There are also potential internal threats to national security, linked to Marxist and anarchist terrorist activity and to the far-right fringes linked to the Golden Dawn party. In the summer of 2002, some anti-terrorism operations led to the arrest of numerous members of the ’17 November ‘terrorist group. In recent years there has been a return of attacks by anti-imperialist groups, to which the violent actions of the far right have been added. In conjunction with the social protests linked to the cuts in public spending envisaged by the government, street clashes and attacks have been taking place since 2010, with bomb explosions in sensitive areas of Athens.
The difficult relations between Greece and Turkey
Athens historically views Turkey as the main threat to national security. Mutual suspicion and cultural and political antagonism can be considered fundamental elements of the process of creation both of the respective national identities and of the relative modern states. Phases of open conflict alternating with phases of reconciliation have thus characterized the relations between the two countries, ever since Greece became independent of the Ottoman Empire in 1829. Since then, in fact, it is possible to count four wars (two Greco-Turkish Wars, in 1887 and 1919-22, the Balkan War of 1912 and the First World War) and a fair number of political crises, often reaching the threshold of confrontation. armed.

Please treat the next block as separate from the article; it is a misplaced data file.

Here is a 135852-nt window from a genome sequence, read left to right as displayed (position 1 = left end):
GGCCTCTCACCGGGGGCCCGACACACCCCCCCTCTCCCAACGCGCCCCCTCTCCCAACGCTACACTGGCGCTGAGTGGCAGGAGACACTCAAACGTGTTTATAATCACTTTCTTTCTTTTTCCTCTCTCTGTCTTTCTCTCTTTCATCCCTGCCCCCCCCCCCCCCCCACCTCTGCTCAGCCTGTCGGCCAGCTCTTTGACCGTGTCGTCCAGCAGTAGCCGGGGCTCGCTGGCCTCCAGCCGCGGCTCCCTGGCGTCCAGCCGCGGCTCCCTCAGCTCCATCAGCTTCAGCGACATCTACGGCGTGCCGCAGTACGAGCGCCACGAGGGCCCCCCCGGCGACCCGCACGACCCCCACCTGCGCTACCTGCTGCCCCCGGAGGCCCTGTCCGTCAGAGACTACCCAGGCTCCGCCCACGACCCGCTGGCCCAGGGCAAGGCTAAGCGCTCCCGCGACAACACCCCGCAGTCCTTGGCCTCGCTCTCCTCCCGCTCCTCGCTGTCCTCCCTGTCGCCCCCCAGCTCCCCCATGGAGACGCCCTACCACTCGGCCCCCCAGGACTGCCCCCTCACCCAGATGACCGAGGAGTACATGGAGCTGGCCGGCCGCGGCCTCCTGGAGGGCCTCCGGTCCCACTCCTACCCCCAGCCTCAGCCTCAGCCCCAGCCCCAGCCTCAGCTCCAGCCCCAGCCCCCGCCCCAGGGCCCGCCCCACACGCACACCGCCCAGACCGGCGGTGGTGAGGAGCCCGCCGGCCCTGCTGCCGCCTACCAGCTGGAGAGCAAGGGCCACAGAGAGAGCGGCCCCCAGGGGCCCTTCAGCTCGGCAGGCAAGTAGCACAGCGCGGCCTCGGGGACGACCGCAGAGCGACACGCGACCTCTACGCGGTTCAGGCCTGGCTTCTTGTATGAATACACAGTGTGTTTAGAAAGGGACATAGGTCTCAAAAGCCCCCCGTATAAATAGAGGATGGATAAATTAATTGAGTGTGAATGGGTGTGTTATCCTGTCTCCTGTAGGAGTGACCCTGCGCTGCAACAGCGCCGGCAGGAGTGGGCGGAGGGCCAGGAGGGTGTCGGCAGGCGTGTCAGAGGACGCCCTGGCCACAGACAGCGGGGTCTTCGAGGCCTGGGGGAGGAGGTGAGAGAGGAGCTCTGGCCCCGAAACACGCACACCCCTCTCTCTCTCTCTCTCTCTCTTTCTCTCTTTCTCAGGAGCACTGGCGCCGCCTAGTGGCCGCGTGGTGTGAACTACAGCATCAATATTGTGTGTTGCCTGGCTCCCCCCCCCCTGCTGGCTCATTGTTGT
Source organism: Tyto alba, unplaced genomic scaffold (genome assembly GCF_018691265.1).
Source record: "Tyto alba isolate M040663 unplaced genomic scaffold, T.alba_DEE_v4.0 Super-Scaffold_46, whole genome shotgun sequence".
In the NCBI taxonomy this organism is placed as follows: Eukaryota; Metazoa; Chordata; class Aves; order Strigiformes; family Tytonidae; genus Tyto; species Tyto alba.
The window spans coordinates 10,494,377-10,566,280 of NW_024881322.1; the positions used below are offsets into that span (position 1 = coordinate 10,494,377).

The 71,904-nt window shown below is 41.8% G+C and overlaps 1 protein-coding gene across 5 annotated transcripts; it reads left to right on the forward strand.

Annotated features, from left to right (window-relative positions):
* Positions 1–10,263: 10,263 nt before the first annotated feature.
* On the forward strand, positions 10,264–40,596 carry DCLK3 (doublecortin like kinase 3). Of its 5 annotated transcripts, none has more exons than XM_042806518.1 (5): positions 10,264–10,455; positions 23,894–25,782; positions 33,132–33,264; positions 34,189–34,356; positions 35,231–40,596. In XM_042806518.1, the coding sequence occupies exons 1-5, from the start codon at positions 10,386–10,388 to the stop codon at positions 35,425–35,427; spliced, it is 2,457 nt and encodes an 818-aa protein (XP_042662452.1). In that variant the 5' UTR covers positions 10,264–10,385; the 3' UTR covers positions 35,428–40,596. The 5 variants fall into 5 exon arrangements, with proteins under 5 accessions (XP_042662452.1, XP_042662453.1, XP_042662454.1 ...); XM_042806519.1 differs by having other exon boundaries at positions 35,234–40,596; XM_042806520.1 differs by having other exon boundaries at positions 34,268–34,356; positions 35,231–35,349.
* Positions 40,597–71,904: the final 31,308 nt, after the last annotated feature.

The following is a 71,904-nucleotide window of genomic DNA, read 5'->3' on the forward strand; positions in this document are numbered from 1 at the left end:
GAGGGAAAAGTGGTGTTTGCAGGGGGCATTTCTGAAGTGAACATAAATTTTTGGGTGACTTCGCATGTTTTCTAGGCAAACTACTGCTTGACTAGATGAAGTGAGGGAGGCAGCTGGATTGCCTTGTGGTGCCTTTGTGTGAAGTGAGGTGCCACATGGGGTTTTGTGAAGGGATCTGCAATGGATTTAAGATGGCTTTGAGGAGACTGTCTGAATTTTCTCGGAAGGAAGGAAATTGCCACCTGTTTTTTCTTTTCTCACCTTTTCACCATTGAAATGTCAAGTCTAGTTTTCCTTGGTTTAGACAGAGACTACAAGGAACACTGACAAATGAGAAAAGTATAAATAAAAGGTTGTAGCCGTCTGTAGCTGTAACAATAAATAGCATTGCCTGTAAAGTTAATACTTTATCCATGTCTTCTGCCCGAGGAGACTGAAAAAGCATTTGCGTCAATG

The main reasons for disagreement, which remain almost completely unchanged even today, are based both on cultural reasons, linked primarily to the religious difference between the two populations, and on a historical dualism which over the years has resulted in the inability to resolve bilateral disputes or reach agreements on typical neighborhood issues: territorial demarcation, control of common borders, rights of economic exploitation of areas with contested sovereignty or, again, the treatment of the respective minorities.